Archive for February, 2009

I was living on Summit Road in Los Gatos with my grandmother. She and I had run into Scotts Valley to the store which used to be Zonotto’s.

I remember walking down the aisle with cheese on my right and diapers on my left. There was a huge supporting beam running through the middle of the isle and I remember watching things start to jiggle. I thought at first it was just the fridge from the cheese but my grandmother said “Whoops!” and we backed up against the supporting beam with diapers behind us.. If I looked to my right there was the milk.. what a mess! and to the left was the alcohol.. oh god the smell.. and it shook so hard, panels fell from the ceiling, and the huge industrial shelving was tipping over in some aisles.

As I glanced from under my grandmother’s arms at the floor I remember this bump moving down the aisle towards the front of the store as the windows shattered in front, just like you’d see on a cartoon when bugs bunny runs from a quake.. lol

Two aisles down a woman with her infant were screaming because one of the shelves had fallen on the cart the baby was in, brand new baby too, but not a scratch or bruise on her.. they were sooo lucky! And another aisle down a man had his leg trapped under a shelf.. finally when it seemed like it was never going to stop, and I could just barely still feel the rolling I finally let my emotions get to me and I screamed for help! They came running to help, and we all helped each other out of the store, probably 50 or more of us and the managers went back in to check through the store, and grab all the precooked food from the deli and they doled it out to us and we had a nice warm dinner.

Later on they let us know that the shelter down the street was opening up at the middle school and we all went there for the night. I’ll never forget that day. I was 10. It was the scariest day of my life. I pray I never have to go through that again. Or at least if I do, that both my children are by my side like my grandmother was for me.

By Corrine Chrisco


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I was 19 years old and I had just moved to Santa Cruz from New England in May of 1989. I had no idea of what even a small earthquake felt like. I was living in a house on River St. near downtown Santa Cruz with two of my closest friends. I worked at Casablanca Restaurant down by the boardwalk at the time and that day was my day off. My roommate Gabriel and his friend Darren, who worked in construction, had just gotten home from work and we were sitting on our front porch having a beer when the earthquake struck. I remember Darren reacting very quickly and he started running toward the street away from the house. I didn’t know what to think, I just followed him. The time that the earth was violently shaking seemed like forever. When I reached the sidewalk in front of my house, I turned to see the telephone poles on Soquel rocking back and forth at extreme arcs and the wires were whipping through the air. I felt nauseous and I thought to myself “please make this stop.”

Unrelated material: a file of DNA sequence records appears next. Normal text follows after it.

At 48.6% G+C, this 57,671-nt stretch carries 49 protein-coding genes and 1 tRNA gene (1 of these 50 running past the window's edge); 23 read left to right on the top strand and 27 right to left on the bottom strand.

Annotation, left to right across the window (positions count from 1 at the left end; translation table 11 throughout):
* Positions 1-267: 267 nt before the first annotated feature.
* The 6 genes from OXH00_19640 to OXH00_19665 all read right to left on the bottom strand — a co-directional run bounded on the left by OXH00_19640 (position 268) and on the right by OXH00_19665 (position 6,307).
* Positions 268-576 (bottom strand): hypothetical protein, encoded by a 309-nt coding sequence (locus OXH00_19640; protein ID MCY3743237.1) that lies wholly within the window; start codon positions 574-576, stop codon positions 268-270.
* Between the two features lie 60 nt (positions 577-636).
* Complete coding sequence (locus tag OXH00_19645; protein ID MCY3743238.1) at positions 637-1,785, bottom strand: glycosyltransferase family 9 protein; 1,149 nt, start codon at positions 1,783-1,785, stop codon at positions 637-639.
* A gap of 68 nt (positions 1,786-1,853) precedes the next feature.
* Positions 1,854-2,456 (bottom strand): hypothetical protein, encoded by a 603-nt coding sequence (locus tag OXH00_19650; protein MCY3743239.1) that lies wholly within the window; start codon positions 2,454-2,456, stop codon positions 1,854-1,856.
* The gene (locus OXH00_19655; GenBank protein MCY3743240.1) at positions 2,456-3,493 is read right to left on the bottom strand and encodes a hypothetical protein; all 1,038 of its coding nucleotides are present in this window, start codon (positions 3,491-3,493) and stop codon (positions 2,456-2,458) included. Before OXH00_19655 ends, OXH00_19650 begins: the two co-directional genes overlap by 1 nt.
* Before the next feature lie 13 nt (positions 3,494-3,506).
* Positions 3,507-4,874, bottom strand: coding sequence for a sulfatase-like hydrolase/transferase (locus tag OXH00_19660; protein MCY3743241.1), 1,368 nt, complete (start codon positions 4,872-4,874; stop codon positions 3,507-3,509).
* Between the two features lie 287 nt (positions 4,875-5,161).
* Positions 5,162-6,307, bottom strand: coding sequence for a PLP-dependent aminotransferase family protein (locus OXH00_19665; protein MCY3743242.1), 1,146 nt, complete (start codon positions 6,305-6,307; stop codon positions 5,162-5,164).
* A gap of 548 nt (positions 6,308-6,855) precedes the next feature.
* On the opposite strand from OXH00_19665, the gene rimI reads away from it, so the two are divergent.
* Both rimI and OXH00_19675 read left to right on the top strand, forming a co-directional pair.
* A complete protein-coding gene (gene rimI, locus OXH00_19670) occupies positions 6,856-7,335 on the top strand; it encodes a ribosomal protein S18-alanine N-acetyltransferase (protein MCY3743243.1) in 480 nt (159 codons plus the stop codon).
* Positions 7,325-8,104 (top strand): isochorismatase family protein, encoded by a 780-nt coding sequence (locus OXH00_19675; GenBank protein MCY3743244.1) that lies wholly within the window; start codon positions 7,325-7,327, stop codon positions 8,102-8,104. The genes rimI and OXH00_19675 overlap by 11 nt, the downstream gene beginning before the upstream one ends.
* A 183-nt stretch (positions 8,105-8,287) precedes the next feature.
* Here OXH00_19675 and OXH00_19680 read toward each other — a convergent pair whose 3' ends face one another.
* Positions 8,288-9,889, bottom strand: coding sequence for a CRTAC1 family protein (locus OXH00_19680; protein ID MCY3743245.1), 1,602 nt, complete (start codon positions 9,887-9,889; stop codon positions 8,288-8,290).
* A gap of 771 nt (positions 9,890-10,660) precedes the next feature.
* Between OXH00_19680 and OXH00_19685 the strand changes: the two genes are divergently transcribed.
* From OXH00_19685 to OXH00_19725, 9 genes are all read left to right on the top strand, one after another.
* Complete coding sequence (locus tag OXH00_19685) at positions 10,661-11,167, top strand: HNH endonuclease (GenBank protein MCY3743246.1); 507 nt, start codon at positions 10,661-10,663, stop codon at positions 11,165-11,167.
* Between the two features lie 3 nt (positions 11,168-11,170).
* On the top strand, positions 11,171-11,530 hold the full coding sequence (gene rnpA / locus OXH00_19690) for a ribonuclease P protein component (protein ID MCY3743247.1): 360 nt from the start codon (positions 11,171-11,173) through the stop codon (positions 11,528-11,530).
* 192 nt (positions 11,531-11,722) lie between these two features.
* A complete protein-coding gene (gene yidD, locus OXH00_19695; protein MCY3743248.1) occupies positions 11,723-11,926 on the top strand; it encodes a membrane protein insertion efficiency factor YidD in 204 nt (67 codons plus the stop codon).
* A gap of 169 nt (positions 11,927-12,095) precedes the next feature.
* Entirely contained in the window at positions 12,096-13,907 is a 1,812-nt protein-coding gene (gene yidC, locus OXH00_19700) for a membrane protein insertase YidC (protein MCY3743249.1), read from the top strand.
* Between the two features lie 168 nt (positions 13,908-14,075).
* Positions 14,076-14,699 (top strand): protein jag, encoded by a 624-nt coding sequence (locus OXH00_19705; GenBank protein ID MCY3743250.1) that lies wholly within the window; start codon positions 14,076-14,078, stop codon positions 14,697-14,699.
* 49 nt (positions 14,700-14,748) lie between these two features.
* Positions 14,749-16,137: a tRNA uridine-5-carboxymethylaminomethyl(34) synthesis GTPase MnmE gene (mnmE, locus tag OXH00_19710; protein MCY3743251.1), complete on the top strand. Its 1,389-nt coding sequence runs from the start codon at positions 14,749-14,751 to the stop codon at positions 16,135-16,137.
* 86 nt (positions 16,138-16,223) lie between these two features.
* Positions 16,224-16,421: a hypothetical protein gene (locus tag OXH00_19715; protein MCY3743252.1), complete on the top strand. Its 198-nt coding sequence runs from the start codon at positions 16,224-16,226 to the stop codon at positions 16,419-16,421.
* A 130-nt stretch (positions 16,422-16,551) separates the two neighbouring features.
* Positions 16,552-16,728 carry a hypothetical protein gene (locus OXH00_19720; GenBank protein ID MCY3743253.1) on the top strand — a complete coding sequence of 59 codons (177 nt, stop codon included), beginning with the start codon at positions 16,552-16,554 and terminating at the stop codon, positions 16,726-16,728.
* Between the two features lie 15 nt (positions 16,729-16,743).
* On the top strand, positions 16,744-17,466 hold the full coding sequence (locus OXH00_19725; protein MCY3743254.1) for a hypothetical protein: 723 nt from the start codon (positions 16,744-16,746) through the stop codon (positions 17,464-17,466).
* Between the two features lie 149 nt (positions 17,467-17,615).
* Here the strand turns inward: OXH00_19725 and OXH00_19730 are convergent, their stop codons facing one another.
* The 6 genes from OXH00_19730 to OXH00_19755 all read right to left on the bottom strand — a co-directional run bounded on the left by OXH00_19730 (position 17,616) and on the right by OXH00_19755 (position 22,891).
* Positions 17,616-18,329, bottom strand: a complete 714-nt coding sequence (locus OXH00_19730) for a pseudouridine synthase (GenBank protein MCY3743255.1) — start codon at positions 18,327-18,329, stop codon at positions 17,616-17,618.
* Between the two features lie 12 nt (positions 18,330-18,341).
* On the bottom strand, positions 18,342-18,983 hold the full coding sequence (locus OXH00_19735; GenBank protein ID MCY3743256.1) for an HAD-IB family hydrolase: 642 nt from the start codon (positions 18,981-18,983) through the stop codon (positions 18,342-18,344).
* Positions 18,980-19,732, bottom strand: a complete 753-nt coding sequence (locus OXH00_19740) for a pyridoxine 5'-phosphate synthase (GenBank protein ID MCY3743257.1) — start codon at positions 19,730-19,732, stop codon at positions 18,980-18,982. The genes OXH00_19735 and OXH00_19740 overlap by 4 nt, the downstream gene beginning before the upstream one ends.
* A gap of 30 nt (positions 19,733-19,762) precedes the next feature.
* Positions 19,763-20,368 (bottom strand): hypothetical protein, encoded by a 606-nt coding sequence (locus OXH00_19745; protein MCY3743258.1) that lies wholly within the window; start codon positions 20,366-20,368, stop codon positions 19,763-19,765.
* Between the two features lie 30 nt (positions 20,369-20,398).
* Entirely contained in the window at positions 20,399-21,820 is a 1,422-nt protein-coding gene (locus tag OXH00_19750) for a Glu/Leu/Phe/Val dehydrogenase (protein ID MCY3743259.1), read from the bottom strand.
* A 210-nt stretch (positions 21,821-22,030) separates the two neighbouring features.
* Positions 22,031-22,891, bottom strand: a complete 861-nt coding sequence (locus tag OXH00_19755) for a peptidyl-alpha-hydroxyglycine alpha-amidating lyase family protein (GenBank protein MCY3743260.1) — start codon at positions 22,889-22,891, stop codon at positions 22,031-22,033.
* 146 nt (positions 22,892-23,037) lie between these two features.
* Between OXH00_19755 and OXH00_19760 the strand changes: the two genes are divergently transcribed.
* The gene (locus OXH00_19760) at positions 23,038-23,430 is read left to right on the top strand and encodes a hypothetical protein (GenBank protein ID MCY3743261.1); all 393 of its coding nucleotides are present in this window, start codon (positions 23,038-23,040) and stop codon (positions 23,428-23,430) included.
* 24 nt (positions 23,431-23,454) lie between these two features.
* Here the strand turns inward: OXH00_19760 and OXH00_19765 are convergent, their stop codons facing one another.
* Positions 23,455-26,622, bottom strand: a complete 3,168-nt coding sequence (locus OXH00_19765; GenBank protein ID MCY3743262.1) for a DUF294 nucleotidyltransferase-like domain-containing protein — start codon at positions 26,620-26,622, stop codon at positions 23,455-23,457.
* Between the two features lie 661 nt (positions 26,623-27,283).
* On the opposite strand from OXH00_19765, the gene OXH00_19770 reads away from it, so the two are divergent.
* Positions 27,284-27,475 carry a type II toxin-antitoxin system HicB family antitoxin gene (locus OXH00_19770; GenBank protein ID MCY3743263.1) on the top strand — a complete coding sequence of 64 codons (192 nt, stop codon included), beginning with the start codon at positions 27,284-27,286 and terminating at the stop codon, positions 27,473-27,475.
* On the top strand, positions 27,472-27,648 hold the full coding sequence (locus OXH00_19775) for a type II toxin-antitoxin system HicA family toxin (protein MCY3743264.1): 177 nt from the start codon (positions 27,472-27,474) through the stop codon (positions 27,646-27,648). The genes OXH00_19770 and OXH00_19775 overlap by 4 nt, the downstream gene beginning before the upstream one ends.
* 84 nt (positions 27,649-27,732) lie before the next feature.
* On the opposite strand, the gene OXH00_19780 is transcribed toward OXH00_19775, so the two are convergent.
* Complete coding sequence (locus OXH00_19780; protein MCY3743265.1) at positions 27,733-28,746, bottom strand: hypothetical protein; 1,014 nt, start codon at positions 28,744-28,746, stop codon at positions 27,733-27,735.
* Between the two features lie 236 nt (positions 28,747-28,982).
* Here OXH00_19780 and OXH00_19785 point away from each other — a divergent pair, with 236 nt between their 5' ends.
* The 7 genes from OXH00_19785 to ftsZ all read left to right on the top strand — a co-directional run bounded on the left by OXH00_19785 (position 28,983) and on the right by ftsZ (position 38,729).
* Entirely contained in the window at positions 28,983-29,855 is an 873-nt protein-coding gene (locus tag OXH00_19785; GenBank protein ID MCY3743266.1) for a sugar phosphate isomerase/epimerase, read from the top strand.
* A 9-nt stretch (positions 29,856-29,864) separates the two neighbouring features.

Next to our house was a Chinese restaurant and by the time we all reached the parking lot the shaking had stopped. We were all facing toward downtown Santa Cruz looking across the river and a huge cloud of dust rose above the Pacific Garden Mall. Darren turned to us and said “I’m going down there!” and Gabe and I both agreed and we went with him. I remember seeing the smoke from the fire that broke out at the old train station and I remember when I got downtown, seeing Ford’s Department store collapsed. I even recall seeing the woman with her leg torn off being carried out of Fords that made the front page of the Sentinel. It didn’t really sink in how crazy that situation was, but I do remember sleeping on the Levee for the next several days because the aftershocks were intense and constant.

By Steven Lasch

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During the quake I lived in Walnut Creek. Most of my family lived in Santa Cruz. The quake hit when I was home alone. I think I was about 9 years old. It shook the whole house pretty hard. It is safe to say I was scared. When I went to call my mom at her work the phone was dead. I quickly surveyed the damage. It was minimal. Surface cracks on the drywall, pictures had fallen or where crooked. That was about it. When the phones were working again I called my dad in Santa Cruz. It sounded like a much different story. His house was intact, partially because he built it himself and it was built well. Many other homes had severe damage. Many chimneys collapsed, obviously downtown took a huge hit. I think the age of the buildings was the main contributor to their damage.

I now live less than 2 miles from the epicenter. I guess you can say I have accepted the risks of earthquakes. I do not fear them, but I do respect them.

By Geoffrey Reed

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Loma Prieta in Aromas

I had just moved to Aromas from Auburn California and I had just turned five years old. I was sitting in my back room playing with legos, facing the closet, when suddenly I get the unquestionable sense that aliens are landing on our roof. I looked up and everything in the closet fell forward and out like the house had been picked up on one side. I ran down the hallway as my mom told me to get under the front doorway, and as my twin brother sprung off the couch to the front door, the bookcase fell in his way, nearly crushing him. He squirmed under it and got to the door moments before the shaking stops. Six or seven years later, we were playing Nintendo when the house suddenly shook briefly again. He was off the bed and running for the door instantly, yet after the shaking had stopped. We all laughed.

By Denney Cardott

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